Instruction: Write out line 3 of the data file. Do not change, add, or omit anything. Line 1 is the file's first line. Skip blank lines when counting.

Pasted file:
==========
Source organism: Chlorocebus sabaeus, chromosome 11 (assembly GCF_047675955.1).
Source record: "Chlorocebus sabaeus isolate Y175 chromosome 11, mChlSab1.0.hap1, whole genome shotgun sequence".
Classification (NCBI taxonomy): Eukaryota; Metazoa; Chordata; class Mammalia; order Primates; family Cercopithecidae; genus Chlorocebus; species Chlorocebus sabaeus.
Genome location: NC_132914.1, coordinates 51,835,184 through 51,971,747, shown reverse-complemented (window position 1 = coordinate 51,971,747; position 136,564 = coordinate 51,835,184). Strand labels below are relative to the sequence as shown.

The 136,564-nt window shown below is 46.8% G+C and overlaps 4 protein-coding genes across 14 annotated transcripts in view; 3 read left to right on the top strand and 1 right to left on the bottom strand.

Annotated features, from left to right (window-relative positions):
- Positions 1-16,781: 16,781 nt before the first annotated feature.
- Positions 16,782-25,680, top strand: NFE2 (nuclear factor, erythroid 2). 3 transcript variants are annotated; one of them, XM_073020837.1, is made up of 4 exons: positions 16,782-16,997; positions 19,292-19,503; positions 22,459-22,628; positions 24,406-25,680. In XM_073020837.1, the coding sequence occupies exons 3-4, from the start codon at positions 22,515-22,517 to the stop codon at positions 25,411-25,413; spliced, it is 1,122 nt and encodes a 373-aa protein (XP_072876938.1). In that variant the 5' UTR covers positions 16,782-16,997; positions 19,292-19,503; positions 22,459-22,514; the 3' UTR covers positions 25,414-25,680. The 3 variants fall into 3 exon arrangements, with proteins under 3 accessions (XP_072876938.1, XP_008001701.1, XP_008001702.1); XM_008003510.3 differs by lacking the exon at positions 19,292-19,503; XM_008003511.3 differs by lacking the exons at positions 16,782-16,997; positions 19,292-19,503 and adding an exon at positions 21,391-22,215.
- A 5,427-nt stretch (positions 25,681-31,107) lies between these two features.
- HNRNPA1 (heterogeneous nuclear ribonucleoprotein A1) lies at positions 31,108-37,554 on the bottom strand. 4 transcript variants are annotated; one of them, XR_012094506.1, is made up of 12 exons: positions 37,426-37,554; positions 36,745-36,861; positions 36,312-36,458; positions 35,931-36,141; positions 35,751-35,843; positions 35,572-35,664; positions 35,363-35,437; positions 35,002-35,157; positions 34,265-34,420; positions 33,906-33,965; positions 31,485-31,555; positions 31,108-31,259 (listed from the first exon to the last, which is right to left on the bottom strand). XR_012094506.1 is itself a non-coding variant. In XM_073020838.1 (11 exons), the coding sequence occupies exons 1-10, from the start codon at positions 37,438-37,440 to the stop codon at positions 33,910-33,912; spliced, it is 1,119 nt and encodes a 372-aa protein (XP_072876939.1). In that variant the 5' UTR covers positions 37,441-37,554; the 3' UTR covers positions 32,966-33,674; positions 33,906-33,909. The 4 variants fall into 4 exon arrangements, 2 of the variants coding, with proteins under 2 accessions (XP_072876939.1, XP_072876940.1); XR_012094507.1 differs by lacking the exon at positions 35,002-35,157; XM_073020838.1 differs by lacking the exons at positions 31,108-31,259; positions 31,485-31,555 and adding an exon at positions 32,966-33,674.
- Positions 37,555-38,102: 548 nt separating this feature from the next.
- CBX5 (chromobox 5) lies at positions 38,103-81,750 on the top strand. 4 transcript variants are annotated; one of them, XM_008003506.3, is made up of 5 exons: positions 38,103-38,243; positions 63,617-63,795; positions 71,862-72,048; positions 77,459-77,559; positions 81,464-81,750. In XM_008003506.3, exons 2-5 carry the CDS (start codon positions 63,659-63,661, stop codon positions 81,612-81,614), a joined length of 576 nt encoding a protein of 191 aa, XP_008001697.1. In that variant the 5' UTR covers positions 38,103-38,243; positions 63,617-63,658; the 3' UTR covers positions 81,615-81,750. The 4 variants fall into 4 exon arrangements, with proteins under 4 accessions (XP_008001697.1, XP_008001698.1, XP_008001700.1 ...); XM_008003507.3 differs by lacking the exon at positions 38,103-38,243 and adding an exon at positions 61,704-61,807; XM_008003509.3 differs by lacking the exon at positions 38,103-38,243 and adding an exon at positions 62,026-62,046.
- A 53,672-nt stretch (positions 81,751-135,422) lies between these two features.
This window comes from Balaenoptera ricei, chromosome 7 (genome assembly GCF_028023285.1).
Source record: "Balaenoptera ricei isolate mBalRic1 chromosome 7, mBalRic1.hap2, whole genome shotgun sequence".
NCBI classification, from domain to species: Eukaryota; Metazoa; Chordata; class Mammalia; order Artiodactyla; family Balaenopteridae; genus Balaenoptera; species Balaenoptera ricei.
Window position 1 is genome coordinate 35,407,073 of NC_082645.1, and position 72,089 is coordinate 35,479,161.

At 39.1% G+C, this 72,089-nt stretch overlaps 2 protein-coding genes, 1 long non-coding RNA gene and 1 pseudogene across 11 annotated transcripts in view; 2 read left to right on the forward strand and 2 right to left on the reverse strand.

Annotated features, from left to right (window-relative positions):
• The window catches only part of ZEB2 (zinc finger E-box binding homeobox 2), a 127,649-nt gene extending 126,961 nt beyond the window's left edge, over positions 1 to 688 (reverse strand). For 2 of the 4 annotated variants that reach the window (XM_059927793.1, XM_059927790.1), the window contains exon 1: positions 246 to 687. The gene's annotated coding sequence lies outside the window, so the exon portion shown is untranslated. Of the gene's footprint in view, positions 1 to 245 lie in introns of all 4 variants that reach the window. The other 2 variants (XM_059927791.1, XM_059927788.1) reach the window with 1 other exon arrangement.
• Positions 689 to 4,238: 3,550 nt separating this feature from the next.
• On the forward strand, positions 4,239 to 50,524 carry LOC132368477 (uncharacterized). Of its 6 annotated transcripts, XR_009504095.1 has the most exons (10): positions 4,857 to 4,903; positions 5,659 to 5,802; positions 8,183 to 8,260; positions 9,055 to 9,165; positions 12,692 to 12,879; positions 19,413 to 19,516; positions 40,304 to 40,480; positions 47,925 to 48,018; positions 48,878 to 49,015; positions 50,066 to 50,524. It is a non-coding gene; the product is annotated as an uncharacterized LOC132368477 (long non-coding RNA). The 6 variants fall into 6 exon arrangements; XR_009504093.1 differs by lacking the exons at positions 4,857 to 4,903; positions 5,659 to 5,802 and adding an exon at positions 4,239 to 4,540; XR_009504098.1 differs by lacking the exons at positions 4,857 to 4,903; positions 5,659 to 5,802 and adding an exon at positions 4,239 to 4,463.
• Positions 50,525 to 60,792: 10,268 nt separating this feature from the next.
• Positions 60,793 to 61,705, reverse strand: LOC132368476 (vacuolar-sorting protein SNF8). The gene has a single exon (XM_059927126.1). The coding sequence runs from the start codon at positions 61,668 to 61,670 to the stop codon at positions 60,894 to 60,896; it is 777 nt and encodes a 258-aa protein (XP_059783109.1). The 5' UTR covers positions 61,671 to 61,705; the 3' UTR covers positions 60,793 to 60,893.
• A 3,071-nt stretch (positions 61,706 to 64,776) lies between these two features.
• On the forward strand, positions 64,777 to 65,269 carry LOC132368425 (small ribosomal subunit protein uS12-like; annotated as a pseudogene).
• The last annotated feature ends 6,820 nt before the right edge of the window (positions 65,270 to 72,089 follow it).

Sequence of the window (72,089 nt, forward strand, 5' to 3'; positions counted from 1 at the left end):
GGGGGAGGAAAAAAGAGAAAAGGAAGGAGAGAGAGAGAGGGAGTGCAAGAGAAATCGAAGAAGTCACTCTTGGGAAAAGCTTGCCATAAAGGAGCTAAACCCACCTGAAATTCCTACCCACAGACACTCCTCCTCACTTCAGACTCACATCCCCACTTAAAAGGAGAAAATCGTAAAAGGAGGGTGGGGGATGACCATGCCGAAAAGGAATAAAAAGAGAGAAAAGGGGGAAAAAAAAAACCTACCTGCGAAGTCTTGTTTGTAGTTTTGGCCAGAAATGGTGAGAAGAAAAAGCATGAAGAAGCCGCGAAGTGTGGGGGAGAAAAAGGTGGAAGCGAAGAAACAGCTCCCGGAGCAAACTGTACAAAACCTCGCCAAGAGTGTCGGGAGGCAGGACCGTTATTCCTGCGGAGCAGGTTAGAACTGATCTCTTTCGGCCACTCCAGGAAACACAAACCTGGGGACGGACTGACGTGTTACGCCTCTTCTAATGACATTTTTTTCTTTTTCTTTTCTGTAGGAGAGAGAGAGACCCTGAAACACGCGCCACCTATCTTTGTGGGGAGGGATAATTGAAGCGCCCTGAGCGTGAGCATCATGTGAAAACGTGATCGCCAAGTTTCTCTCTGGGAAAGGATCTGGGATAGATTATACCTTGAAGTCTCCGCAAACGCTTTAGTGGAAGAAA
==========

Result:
Classification (NCBI taxonomy): Eukaryota; Metazoa; Chordata; class Mammalia; order Primates; family Cercopithecidae; genus Chlorocebus; species Chlorocebus sabaeus.